The Wide Angle: Way up the north
By the time my six or eight readers get to skimming through my column — after of course you read the comics, obituaries and that ad on Page 6 — I will be somewhere near the Twin Cities, on our way to our yearly vacation near Park Rapids.
This is a special place for my family, having visited this part of the state for many, many years reaching all the way back to when my dad was a kid.
For me, it’s a place of memory, though since I became a semi-functioning adult dealing daily with struggles of maturity, it’s also served as a place of retreat, refocus and solitude.
I begin getting that itch for the “The Lake,” otherwise known as Isle ‘O Dreams, on the incredibly Norse-sounding lake Bad Axe, somewhere around March and April.
I’ve described the place several times, but I’ll do it again just to set the tone.
The drive to the Twin Cities is marked by expectation and anticipation. We, my girlfriend and I, know it’s the first of two significant gateways on the way north.
This first gateway, slogged down with endless amounts of traffic, construction and general big city tomfoolery, is almost a litmus test of sorts, asking us at every car passed and sometimes simultaneously saluted depending on the occasion, is this worth it.
By the time we’ve battled through delays and headaches to reach Anoka on Highway 169 or as I like to call it The Devil’s Road, we’ve answered yes — a thousand times yes. We’re cruising by this point and once we hit Milaca, the road’s scenery, which has largely consisted of urban eyesore, gives way to more trees and lakes.
We’re at Onamia now, speeding toward Mille Lacs Lake of which we will hug around the western coastline until we reach a fork-in-the-road called Garrison. It’s more than that, but it marks a departure from Hwy. 169 and sends us west into Brainerd, the second gateway, because here it means we’ve seemingly left Austin behind. Not that I don’t like you people, but this place has a feeling of the past and it means we’re nearing a second home of sorts, even it it is only for a week.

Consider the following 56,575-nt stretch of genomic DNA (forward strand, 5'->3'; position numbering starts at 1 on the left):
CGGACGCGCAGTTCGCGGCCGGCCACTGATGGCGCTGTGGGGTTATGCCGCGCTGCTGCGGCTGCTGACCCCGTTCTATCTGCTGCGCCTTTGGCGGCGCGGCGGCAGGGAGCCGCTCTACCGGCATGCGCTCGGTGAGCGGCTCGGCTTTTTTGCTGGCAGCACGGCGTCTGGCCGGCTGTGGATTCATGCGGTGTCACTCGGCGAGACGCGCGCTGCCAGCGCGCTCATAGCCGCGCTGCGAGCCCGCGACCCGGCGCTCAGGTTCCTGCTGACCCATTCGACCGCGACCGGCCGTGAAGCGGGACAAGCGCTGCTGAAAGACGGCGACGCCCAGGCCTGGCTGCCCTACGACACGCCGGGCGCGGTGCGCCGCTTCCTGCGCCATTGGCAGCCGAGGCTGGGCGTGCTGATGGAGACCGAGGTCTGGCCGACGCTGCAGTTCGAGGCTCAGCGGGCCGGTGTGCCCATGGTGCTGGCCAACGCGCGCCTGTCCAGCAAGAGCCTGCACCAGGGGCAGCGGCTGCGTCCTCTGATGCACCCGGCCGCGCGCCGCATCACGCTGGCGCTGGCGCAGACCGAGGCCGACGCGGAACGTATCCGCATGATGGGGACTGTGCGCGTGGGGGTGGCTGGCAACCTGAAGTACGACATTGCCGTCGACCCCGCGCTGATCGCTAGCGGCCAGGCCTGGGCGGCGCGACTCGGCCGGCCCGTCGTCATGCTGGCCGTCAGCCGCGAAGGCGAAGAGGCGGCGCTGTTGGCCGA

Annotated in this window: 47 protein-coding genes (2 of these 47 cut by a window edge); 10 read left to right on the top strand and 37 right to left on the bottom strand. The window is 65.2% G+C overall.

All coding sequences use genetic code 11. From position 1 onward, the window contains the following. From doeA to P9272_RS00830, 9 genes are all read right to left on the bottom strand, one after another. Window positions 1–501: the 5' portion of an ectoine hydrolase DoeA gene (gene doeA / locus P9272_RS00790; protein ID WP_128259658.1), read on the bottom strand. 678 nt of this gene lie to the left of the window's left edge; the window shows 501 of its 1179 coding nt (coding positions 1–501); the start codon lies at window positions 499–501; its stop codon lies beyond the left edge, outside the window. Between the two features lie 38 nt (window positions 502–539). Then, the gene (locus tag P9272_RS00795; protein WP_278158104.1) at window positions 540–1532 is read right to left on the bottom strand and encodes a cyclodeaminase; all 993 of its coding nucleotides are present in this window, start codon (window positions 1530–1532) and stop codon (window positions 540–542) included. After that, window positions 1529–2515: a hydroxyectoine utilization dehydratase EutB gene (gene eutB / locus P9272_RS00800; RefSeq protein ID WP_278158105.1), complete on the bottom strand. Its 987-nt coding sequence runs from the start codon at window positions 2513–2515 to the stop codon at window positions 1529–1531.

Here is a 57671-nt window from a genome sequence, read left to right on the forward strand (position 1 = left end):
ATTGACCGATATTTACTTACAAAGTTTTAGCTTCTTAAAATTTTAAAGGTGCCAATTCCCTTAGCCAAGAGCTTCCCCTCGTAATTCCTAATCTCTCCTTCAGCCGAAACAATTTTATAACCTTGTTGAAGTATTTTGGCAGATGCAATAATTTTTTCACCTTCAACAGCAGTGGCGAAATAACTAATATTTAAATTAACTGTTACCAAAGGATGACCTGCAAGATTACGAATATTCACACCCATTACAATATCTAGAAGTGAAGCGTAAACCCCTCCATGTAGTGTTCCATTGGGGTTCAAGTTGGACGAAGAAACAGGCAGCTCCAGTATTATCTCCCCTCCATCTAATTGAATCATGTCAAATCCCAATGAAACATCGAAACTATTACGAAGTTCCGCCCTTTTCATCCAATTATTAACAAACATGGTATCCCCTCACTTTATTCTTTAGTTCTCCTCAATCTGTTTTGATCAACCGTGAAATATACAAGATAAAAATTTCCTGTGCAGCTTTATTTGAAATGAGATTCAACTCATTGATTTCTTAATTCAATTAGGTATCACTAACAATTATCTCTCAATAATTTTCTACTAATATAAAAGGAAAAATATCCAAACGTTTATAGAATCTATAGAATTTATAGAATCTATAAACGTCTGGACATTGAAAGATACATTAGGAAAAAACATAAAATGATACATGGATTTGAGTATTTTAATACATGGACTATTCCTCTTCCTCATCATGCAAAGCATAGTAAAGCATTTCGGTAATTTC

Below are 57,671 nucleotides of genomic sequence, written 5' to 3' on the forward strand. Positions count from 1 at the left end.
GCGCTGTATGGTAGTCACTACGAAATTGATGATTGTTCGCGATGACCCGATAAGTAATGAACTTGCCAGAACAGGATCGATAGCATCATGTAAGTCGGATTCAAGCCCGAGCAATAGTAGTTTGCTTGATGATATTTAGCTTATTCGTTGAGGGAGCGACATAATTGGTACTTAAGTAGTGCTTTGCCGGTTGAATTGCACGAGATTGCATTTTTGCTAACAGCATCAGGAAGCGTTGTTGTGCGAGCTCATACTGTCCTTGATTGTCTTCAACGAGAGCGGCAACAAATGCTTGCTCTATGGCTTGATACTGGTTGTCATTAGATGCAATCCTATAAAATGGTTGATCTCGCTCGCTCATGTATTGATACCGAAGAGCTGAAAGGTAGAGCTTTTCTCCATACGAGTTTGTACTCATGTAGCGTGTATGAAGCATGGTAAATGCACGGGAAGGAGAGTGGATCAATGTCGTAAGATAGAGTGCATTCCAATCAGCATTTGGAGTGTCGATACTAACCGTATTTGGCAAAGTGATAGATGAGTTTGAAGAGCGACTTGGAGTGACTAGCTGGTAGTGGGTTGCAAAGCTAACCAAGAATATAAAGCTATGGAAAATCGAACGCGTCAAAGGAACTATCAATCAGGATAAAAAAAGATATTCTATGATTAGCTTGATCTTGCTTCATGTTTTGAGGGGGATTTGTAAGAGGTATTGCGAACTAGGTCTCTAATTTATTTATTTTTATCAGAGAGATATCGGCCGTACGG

Weaving through Brainerd, then Baxter, we’re on the way north again through one of the most scenic parts of the drive that takes us through the fun-to-say Nisswa (go ahead, say it — Nisssswwwaaaa), then Pequot Lakes, Pine River and eventually to Hackensack.
Just a ways outside of Hackensack, we turn west again, taking a winding road through trees, lakes and streams until we come in to the south end of Akeley. Akeley has a giant Paul Bunyan statue with a downward stretched hand that you can sit in if you want. I’m not sure why I mention this no more than I’m not sure why I haven’t sat in the hand. It seems almost expected that you should and yet I haven’t. I’m not sure if I’m proud of myself or disappointed in myself.
Now we’re in the homestretch with a stop in Dorset to pick up other supplies of the alcoholic variety before making the final run into the resort.
By this time I’m feeling at home. Everything feels familiar and safe and not work. It feels like vacation and once I roam into the resort, situated on a peninsula pointing into the lake like a giant finger marking you as “Here.”
And here is where the best part of this comes in. There is very little hope of the real world reaching me if I don’t want it to. Literally, there is like two spots on the peninsula where there is even the tiniest cellphone reception. Granted I could park on the resort’s Wi-Fi, but why?
This is vacation. No phone, very little contact and loons — besides me of course.
The only time this week is ruined is at 7 a.m. on the following Saturday when we are packing the car to leave.
The drive home is ponderous, long and exhausting because I’m coming back to cornfields and no offense to you farmers, but corn hardly stacks up to pine trees.
So, I bid thee farewell for the week and will see you on the other side and as my friend Bilbo Baggins reminds us, “Roads go ever ever on, over rock and under tree …”
I’m off to Rivendell.